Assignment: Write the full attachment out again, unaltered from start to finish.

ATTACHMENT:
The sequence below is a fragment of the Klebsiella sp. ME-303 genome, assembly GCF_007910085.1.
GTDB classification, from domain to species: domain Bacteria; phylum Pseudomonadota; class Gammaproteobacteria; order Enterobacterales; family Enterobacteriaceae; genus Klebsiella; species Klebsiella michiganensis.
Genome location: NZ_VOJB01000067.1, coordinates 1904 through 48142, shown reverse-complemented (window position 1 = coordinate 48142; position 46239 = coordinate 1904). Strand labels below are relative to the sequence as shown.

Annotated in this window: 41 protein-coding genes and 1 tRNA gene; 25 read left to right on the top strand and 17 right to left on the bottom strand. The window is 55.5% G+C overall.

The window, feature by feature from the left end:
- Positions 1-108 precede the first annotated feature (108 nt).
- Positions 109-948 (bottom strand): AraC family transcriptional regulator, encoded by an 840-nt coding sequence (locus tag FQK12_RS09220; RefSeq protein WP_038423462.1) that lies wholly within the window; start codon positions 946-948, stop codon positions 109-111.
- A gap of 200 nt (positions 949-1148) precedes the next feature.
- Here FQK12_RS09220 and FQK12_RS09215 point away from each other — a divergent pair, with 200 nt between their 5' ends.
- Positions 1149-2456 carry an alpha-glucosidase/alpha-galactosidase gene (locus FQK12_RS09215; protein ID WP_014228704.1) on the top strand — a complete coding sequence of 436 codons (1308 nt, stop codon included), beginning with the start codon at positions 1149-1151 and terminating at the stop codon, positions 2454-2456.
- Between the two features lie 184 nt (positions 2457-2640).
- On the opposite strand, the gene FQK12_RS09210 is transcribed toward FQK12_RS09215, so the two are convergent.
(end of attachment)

The sequence below is a fragment of the Klebsiella sp. ME-303 genome, assembly GCF_007910085.1.
GTDB classification, from domain to species: domain Bacteria; phylum Pseudomonadota; class Gammaproteobacteria; order Enterobacterales; family Enterobacteriaceae; genus Klebsiella; species Klebsiella michiganensis.
Genome location: NZ_VOJB01000067.1, coordinates 1904 through 48142, shown reverse-complemented (window position 1 = coordinate 48142; position 46239 = coordinate 1904). Strand labels below are relative to the sequence as shown.

Annotated in this window: 41 protein-coding genes and 1 tRNA gene; 25 read left to right on the top strand and 17 right to left on the bottom strand. The window is 55.5% G+C overall.

The window, feature by feature from the left end:
- Positions 1-108 precede the first annotated feature (108 nt).
- Positions 109-948 (bottom strand): AraC family transcriptional regulator, encoded by an 840-nt coding sequence (locus tag FQK12_RS09220; RefSeq protein WP_038423462.1) that lies wholly within the window; start codon positions 946-948, stop codon positions 109-111.
- A gap of 200 nt (positions 949-1148) precedes the next feature.
- Here FQK12_RS09220 and FQK12_RS09215 point away from each other — a divergent pair, with 200 nt between their 5' ends.
- Positions 1149-2456 carry an alpha-glucosidase/alpha-galactosidase gene (locus FQK12_RS09215; protein ID WP_014228704.1) on the top strand — a complete coding sequence of 436 codons (1308 nt, stop codon included), beginning with the start codon at positions 1149-1151 and terminating at the stop codon, positions 2454-2456.
- Between the two features lie 184 nt (positions 2457-2640).
- On the opposite strand, the gene FQK12_RS09210 is transcribed toward FQK12_RS09215, so the two are convergent.